"This has a cascading effect on cost—from reduced shipping costs, installation costs, to using smaller, off-the-shelf motors and drive systems used to track the sun. Since our reflectors are low-cost, we pack them much closer together to achieve the highest ground efficiency of any solar thermal system. This is particularly important for steam generation on oilfields, where siting is limited by active wells, roads and transmission lines.”



A fine art photographer can take the lions share of the credit for popularizing the “other” solar, concentrated solar power (CSP), the thermal solar technology. Images by the award-winning artist Jamey Stillings have become so widely used that it is not uncommon to see news stories about solar energy illustrated by a tower surrounded by mirrors, rather than the much more widely deployed PV.

The conference proceedings of SolarPACES 2016 are now published with AIP, the American Institute of Physics (www.aip.org), volume number 1850. All accepted papers are freely accessible on the AIP website and contain an ISBN number for the volume as well as individual DOI numbers for each paper. 

 

The SolarPACES 2016 proceedings are available here

 

CSP: Still small but learning fast

Tuesday, 13 June 2017 09:25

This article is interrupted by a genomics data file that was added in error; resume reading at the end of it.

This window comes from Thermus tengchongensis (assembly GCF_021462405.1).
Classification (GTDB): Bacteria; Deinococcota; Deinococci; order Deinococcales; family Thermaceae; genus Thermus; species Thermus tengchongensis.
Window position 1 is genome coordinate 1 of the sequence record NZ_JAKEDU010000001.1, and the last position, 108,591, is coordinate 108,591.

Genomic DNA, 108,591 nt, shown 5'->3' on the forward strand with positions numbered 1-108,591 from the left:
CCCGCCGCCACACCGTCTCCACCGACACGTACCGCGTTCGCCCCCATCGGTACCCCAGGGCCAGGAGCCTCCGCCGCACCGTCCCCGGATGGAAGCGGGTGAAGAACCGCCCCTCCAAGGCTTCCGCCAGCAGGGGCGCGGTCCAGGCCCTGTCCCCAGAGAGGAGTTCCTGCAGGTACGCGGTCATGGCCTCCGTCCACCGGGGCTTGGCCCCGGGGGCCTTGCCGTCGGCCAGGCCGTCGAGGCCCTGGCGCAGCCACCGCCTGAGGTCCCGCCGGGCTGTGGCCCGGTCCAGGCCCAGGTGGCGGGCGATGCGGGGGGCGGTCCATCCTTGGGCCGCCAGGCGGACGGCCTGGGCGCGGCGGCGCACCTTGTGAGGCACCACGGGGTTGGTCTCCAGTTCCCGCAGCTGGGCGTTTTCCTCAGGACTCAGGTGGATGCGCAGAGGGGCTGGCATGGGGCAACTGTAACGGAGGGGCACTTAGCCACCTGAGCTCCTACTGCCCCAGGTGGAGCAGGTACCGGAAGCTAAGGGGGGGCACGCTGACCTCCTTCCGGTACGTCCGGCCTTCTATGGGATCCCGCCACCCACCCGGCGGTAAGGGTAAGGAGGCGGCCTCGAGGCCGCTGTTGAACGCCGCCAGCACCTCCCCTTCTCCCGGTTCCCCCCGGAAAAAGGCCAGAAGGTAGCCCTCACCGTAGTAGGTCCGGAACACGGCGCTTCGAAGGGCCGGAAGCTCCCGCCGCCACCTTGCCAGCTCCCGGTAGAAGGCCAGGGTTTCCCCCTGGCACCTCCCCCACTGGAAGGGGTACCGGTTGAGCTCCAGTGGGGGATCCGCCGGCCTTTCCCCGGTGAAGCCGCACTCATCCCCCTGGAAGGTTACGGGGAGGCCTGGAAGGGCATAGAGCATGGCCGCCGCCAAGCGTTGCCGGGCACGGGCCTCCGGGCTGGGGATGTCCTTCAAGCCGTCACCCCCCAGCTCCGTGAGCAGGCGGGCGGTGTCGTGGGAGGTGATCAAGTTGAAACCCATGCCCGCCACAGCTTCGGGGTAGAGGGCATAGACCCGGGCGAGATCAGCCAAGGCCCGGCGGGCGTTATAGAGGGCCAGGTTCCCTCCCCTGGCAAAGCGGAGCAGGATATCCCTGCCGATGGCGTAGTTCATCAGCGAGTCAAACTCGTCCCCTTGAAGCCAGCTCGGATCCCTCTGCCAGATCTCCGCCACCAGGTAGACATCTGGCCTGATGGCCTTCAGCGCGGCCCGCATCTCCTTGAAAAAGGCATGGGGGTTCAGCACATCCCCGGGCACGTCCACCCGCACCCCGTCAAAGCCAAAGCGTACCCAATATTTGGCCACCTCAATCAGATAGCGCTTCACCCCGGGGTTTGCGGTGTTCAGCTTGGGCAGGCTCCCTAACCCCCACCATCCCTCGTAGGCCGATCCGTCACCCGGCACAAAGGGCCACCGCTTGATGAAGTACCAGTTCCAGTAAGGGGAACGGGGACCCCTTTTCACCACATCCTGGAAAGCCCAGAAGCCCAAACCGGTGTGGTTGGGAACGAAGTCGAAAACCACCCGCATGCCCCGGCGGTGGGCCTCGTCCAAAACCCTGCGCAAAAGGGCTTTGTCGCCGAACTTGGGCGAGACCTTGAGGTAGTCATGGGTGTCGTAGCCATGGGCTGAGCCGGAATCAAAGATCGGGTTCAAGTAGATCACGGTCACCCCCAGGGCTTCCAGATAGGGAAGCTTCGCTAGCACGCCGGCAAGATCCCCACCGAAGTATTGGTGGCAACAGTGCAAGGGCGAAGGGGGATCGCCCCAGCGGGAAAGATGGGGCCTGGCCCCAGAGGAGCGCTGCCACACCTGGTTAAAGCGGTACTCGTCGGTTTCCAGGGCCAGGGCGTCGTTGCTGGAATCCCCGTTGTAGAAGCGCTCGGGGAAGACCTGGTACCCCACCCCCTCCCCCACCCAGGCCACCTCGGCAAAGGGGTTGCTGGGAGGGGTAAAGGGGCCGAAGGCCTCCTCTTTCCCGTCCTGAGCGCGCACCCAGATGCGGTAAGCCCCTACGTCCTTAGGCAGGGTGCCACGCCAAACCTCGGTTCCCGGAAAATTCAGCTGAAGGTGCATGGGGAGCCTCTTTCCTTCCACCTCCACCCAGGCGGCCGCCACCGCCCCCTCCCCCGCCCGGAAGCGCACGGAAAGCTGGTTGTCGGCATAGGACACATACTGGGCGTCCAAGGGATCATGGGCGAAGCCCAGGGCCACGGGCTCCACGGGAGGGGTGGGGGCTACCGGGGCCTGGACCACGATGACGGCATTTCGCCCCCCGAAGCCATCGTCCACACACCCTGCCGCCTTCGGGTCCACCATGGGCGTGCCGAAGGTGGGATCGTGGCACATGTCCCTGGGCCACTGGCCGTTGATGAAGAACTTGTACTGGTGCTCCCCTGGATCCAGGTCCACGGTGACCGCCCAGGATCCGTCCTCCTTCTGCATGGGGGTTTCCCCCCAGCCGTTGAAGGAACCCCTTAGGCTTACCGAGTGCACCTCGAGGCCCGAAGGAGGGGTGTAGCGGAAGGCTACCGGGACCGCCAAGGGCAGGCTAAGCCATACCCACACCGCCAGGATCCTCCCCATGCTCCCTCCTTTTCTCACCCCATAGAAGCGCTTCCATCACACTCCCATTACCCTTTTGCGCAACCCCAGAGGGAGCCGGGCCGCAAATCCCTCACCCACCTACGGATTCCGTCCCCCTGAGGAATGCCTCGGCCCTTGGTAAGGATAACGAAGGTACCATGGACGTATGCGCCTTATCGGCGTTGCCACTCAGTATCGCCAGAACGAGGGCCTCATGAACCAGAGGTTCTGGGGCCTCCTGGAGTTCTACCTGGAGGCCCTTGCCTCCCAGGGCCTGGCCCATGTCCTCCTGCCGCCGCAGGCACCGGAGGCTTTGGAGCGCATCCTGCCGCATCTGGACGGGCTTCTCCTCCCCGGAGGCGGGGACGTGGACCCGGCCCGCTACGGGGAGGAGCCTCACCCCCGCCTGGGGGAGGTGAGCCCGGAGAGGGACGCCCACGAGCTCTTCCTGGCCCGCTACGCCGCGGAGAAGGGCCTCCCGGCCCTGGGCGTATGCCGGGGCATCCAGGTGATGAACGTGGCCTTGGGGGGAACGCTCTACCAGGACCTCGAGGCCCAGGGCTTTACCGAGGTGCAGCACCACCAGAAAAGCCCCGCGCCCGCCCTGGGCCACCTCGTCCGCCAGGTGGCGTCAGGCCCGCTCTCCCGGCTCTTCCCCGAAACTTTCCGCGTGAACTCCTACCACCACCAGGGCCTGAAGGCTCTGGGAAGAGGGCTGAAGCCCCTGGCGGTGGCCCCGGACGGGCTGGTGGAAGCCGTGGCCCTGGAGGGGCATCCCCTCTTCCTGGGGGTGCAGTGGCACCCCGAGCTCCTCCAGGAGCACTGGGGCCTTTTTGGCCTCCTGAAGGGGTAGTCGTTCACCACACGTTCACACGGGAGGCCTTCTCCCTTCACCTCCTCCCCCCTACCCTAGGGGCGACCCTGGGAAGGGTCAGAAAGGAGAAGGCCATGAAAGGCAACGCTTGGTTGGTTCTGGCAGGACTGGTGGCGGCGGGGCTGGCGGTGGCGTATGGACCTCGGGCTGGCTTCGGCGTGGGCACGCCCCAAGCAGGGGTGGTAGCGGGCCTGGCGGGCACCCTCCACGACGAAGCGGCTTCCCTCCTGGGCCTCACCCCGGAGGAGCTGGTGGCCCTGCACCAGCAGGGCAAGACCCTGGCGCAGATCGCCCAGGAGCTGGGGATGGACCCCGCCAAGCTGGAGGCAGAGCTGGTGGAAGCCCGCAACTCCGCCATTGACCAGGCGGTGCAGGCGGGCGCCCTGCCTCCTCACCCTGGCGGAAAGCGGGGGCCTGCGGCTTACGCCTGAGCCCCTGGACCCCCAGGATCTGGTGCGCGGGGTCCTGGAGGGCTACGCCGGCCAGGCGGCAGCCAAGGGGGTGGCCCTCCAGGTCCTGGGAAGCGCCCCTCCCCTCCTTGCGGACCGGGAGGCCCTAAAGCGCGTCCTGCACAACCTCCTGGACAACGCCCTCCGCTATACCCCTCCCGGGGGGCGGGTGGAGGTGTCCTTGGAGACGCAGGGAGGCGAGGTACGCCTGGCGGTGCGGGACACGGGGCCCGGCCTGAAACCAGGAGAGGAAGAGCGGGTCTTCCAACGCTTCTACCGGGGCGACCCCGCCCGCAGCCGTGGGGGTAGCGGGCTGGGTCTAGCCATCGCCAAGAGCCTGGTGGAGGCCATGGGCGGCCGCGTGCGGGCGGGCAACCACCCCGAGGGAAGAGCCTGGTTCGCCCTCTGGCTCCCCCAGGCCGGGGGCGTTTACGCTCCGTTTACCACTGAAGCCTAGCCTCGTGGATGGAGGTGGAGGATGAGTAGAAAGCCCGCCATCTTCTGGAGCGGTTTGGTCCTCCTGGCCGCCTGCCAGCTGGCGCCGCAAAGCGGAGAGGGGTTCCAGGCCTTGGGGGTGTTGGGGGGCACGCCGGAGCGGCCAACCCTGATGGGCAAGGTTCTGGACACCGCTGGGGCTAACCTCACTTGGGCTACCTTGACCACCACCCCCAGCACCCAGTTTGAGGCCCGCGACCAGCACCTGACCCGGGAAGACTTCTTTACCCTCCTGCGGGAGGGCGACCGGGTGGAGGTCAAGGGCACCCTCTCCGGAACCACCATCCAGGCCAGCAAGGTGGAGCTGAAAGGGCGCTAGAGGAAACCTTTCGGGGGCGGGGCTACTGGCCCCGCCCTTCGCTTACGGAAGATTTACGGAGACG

Concentrating solar power had a difficult market start compared to other renewable technologies, leading to a total global capacity of only 5 GW today after more than a decade of deployment. A comprehensive global empirical study identifies distinct deployment phases, with high learning rates exceeding 25% over the past 5 years. Read the full article: http://rdcu.be/tpRp

 

Source: Nature Energy

Investment in renewable energy still lacking in 17 countries in South and Eastern Europe, the Caucasus and Central Asia

 

The 17 UNECE countries in South and Eastern Europe, the Caucasus and Central Asia represented only 0.2% or USD 0.4 billion of global renewable energy investment in 2015. despite comprising over 300 million inhabitants and representing 4.9% of the world's GDP Attracting investment represents a major challenge in these countries, even with numerous advanced support schemes and policies for renewable energy present.